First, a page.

How Brazil gave true meaning to partnershipBy John E. Mein, Executive Coordinator at Procomex, and Jackson Corbari, Coordinator-General of the Customs Administration at the Secretariat of Federal Revenue of Brazil
Customs authorities often boast about working closely and in partnership with the private sector – but what does that really mean? In too many cases, working with the private sector turns out to be little more than a tick-box exercise, perhaps based on a couple of unproductive meetings a year. In order to derive real benefits from public-private sector cooperation, a strong partnership approach is required, based on constant and genuine communication, a willingness to share information and experience, and – above all – building genuine trust between all parties.
When Procomex, an alliance of business associations, started working in partnership with the Government of Brazil to improve and simplify foreign trade, its first aim was to modernise Customs procedures. Over the years, Procomex was able to create a unique collaboration with the Customs authority that led to a transformation of Customs processes. The work continues on several projects, such as further development of the Brazilian Single Window, the establishment of a Port Community System solution, and the revision of domestic logistics processes.
This could not have been achieved without the proactive, positive input and sheer hard work of the Customs authorities and stakeholders across the private sector. Procomex Members and Customs worked through the challenges together and found new ways to simplify and streamline processes for foreign trade. What were the challenges? A legacy system, bureaucracy, and mistrust on both sides.
The existing IT solutions were bureaucratic, requiring information that did not enhance control capacities but created obstacles to foreign trade. Clecy Lionço, who was head of Brazilian Customs from 2001 to 2008, explained: “Brazilian Customs were computerised. The Integrated Foreign Trade System, Siscomex, implemented in the early 1990s, had provided a considerable advance in the management of trade, even introducing the concept of a single flow of information, improving statistics and reducing discretion. But the emergence of new trade patterns and business models, together with developments in IT, required a new modernisation effort.”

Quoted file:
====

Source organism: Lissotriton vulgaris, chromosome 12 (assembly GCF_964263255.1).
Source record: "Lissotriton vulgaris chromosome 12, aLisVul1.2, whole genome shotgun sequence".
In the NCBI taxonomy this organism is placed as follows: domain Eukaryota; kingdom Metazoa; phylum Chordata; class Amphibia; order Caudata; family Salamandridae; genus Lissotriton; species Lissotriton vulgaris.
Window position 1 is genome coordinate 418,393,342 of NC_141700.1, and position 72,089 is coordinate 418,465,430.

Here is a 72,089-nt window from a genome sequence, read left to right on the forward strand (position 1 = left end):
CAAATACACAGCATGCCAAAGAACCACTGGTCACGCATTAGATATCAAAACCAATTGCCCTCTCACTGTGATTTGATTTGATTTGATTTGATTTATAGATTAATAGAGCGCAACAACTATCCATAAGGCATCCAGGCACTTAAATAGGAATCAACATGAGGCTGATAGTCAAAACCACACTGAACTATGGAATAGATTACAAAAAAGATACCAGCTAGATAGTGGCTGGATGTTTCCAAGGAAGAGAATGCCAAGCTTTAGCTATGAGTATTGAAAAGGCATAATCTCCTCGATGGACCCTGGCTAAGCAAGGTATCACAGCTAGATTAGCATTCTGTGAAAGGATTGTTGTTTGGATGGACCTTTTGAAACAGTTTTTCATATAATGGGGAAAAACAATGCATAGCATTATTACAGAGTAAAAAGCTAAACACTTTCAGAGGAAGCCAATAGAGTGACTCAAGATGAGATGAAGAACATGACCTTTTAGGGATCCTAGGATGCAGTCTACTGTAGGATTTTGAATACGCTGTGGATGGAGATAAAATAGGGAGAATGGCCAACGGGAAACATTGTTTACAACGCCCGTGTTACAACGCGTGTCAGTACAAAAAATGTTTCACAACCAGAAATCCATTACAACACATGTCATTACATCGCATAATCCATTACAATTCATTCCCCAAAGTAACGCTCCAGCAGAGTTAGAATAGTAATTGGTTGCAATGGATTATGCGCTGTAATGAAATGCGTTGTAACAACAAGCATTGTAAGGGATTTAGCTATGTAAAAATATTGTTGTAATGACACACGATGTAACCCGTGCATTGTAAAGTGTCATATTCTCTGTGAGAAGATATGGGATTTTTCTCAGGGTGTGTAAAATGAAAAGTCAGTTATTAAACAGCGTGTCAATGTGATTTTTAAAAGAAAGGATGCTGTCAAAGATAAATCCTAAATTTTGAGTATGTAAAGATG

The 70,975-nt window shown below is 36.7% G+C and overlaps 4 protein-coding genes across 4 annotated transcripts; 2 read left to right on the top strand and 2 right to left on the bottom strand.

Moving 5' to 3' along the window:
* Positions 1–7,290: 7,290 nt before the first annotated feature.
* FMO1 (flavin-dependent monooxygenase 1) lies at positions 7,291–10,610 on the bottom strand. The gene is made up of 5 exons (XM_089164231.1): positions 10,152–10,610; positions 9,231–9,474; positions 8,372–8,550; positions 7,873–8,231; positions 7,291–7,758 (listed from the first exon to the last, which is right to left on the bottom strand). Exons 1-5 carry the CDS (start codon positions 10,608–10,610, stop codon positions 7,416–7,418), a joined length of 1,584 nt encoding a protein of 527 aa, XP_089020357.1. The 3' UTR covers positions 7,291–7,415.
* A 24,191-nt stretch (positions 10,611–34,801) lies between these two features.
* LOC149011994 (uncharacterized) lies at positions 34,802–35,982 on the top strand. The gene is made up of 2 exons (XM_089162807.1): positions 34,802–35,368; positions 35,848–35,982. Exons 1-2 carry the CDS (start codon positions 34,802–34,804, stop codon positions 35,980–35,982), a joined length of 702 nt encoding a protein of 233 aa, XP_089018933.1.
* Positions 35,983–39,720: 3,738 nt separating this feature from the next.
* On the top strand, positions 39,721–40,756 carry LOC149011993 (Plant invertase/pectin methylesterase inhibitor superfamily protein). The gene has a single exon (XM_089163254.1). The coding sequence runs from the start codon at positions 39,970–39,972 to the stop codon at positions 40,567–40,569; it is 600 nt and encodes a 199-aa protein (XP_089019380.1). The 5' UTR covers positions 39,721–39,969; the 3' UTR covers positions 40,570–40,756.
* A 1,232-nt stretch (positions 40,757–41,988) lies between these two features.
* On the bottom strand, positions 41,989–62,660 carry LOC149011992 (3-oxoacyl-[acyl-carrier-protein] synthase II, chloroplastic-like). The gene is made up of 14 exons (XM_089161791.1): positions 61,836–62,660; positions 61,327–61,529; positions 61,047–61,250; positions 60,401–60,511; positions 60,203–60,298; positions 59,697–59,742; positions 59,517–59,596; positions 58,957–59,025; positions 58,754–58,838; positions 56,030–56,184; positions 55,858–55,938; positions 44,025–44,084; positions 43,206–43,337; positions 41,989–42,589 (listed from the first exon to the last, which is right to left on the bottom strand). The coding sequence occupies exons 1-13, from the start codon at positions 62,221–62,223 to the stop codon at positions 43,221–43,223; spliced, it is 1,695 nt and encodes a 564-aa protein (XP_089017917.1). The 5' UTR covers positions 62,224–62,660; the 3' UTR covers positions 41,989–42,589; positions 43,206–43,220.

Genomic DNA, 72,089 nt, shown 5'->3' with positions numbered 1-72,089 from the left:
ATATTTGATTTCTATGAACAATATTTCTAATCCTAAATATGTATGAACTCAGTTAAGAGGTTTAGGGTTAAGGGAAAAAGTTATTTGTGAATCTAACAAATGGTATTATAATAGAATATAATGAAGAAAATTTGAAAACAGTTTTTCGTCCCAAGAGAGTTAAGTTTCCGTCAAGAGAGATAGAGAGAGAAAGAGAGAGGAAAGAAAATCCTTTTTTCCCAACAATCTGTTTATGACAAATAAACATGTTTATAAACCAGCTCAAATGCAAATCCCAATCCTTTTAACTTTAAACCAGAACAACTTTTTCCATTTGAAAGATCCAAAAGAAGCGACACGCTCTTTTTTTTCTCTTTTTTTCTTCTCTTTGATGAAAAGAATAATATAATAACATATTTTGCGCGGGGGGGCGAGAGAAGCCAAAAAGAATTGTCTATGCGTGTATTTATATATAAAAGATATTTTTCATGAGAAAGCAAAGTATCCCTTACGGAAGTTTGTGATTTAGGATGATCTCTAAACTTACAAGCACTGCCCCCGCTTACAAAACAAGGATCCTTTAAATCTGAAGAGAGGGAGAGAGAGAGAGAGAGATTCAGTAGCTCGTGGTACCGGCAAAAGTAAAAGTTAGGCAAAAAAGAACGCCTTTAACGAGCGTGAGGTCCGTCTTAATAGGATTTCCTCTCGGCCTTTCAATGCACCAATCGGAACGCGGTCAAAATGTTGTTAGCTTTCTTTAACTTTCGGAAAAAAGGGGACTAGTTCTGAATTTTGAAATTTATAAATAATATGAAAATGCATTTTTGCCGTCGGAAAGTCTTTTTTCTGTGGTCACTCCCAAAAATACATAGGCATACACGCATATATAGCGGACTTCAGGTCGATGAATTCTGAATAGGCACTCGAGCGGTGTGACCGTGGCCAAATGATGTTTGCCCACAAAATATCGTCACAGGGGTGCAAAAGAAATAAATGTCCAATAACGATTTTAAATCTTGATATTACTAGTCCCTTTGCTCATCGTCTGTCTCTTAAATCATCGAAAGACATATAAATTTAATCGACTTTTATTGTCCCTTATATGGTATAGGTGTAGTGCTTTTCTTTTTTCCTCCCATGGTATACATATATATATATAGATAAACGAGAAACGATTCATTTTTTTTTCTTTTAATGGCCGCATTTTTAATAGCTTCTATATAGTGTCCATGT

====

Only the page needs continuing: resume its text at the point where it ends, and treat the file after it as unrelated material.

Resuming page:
To achieve this, Customs had to involve economic operators. Lionço said: “Customs needed the private sector to design and legitimise new ways to manage trade which would guarantee enhanced control capacities, a requirement after the terrorist attacks of 9/11, but also enhanced facilitation of legitimate trade.” Discussions started in 2013, and ultimately led to the creation of a Single Window. The main channel through which dialogue was engaged with the private sector was PROCOMEX.
A neutral player
Procomex started out as an informal alliance of business associations, with 54 members in 2004. But it was a virtual organization without a proper, functional structure. Regina Terezin, Customs broker with Cualidad Assessoria e Despachos Aduaneiros, a Member of Procomex, said: “We thought that one year would be enough to modernise Customs. We rapidly found out that it wasn’t going to be that fast and it would take much more effort. We needed to have an institutional framework”. In 2005, the Procomex Institute was set up. “Today, it has 125 Members.”
Procomex and Brazilian Customs have formalized their relationship through an agreement. Procomex’s first task was to explain to Customs what the problems were. “We needed to compare views and decide what we wanted for the future, and why it was possible for us to help Customs solve the problems,” said Terezin.
There is a definite advantage for Customs authorities in not having to deal with too many organisations. Procomex does not represent a single interest or player in the logistics value chain. Its focus is to help bring the private and public sector together to work on foreign trade issues and, as processes move forward, also on domestic logistics issues.
Mistrust on both sides
The main challenge in setting up effective cooperation, said Lionço, was a cultural one – to break down the fear or prejudice existing in Customs regarding the relationship with the private sector. Customs had “to engage the private sector in a proactive, participatory process, seeking improvements in trade management”.
This was a first for members of the Customs team. Although they had already worked with the private sector, they had never been asked to collaborate to such a degree. Hence, there was a degree of caution at the beginning.
Flavio Scorza, former Director of Trade Facilitation at the Secretariat of Foreign Trade, noted that there was also resistance from officials to changing well-established bureaucracy, “not because of any malicious intent but because there was a way of doing things that was deeply ingrained in the organisation’s culture.”
Fears and apprehension at all levels of the organisation only began to dissipate when joint work was carried out effectively over time. The process of building this change within Customs was “learning by doing”.